What are the chances that Mallorca will ever suffer from the effects of a Tsunami, you may have asked yourself since you saw the dramatic images of last week’s tragic events in Japan.
The Japanese word Tsunami can literally be translated as ‘harbor wave’. In the strictest sense, Tsunami waves can happen not only in far away places like Japan or Thailand but, here in the Mediterranean Sea basin as well. In fact, I believe that there have been about 20 Tsunamis reported in the Mar Mediterráneo over the last 2000 years. Tsunamis can be generated by earthquakes, volcanic eruptions, underwater explosions, landslides and other disturbances above or below water. Chances for the very big Tsunami waves are obviously greater in the big open expanse of the world’s large oceans, where the waves can gather enormous speed and travel over large distances. Bigger waves are also caused by bigger earthquakes than those occurring around here. Last week’s earthquake in the North Pacific Ocean causing the Tsunami that caused so much damage on Japan’s North East coast was of a magnitude of 9.0 on the Richter scale whereas the biggest earthquake ever suffered in Mallorca was one happening some 500 km away in 2003, just south of Algiers (Algeria) with a magnitude of only 6.6. Even though, substantial damage to boats and moorings was suffered in the ports of Mallorca’s South coast at that time. There are also reports of a Tsunami affecting the coast of Santanyí way back in 1750.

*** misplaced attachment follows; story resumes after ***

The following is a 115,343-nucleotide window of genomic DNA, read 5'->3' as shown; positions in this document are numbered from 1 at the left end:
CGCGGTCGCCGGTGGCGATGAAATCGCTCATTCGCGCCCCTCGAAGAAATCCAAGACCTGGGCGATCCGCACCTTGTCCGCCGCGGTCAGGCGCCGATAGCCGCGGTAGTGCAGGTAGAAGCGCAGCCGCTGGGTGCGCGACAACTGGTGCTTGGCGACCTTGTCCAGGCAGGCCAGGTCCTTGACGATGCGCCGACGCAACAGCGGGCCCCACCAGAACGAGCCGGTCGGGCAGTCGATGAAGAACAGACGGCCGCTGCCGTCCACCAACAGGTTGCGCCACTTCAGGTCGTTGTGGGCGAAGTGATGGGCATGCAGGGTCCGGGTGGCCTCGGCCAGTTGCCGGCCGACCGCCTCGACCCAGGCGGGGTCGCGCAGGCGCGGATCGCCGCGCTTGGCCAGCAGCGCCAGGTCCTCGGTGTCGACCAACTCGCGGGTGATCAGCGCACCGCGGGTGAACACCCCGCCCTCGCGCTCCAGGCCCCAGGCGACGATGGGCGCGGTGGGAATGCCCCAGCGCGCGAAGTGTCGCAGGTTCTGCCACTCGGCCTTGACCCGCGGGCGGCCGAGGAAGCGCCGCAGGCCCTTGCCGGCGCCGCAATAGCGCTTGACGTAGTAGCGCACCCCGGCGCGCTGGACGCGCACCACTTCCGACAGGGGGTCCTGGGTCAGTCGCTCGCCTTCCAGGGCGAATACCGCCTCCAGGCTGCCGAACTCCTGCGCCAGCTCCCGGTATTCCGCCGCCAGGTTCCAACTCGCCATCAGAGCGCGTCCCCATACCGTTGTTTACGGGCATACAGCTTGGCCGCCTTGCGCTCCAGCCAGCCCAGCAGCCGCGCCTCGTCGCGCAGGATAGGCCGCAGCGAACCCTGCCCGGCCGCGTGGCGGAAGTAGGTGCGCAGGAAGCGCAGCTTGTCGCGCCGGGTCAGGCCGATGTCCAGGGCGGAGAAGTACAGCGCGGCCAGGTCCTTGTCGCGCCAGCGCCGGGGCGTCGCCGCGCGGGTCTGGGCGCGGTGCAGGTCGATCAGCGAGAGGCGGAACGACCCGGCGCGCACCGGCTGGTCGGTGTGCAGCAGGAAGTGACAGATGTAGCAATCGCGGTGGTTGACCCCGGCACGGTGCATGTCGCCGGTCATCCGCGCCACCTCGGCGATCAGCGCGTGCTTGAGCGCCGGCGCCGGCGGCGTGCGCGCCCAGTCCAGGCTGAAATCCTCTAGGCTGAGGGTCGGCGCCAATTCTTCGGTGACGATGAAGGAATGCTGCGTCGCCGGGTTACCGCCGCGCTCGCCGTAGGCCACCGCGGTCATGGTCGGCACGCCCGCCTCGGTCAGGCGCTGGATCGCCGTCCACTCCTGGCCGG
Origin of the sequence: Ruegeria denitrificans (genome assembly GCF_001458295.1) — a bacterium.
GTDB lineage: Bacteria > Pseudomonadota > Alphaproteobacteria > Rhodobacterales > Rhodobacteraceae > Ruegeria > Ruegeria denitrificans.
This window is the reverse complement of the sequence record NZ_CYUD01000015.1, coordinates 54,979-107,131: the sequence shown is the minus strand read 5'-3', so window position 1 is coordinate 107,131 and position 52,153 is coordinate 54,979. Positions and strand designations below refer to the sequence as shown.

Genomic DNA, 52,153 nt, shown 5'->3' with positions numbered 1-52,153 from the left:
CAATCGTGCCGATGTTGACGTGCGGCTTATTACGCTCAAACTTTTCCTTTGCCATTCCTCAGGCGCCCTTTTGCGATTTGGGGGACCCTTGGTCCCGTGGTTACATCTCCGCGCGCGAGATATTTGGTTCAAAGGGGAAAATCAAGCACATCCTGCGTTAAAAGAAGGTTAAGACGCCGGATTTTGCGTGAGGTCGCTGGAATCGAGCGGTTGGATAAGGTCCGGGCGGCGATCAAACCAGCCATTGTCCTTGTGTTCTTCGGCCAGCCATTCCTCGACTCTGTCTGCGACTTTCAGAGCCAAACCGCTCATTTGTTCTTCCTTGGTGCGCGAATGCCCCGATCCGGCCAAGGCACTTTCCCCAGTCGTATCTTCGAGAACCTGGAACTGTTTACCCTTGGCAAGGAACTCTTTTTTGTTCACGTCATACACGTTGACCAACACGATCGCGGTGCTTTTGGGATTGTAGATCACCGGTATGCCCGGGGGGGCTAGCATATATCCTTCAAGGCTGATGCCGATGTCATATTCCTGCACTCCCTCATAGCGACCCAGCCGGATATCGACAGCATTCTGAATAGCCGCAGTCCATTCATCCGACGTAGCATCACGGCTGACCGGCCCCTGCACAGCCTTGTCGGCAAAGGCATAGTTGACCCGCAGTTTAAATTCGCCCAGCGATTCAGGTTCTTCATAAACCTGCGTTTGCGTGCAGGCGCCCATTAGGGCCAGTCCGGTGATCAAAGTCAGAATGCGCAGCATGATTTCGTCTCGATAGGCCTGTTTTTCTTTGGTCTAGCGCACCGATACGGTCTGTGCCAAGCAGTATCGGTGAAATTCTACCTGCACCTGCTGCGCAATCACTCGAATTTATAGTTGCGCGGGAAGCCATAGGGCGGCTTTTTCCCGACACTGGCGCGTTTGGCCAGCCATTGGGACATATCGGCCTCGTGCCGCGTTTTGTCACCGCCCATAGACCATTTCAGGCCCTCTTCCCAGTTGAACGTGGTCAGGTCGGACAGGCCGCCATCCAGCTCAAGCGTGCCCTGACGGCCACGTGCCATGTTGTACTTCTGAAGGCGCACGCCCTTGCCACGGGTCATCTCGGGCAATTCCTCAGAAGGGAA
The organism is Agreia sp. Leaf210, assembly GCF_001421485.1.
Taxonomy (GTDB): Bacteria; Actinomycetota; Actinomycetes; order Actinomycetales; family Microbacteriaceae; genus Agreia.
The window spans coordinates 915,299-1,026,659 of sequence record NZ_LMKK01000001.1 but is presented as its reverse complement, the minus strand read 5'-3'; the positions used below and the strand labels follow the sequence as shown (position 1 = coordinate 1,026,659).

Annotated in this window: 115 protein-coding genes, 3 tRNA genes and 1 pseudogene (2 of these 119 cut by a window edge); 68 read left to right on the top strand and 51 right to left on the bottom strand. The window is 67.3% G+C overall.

Basically, natural disasters can happen anywhere in the world but, chances for severe earthquakes or large Tsunamis are considerably less likely here in Mallorca. There is no tectonic fault line here in Mallorca. In geological terms, Mallorca forms part of the Eurasian Plate which joins on to the African Plate somewhere in the south of North Africa. In Mallorca, you need not worry too much; Morocco and Algeria are relatively far away.
There is a different type of Tsunami called a Meteotsunami that seems to occur with some regularity in the Port of Ciutadella in Menorca. The phenomenon is called a Rissaga in Catalan. Such a Meteotsunami or meteorological Tsunami is a Tsunami-like wave circumstance of meteorological origin. A Rissaga might be called an inverse Tsunami as the water suddenly recedes almost totally from a harbour basin before it comes back with a vengeance creating a large wave that occasionally causes considerable damage. Rissagas have only been reported in Mallorca on rather small scales. I’ll report some more on the subject of Rissagas next time there is one, either here or in Menorca.
The photo was taken near Porto Cristo, Mallorca, Baleares, Spain. The date: March 13th, 2011. The time was 16:52:46.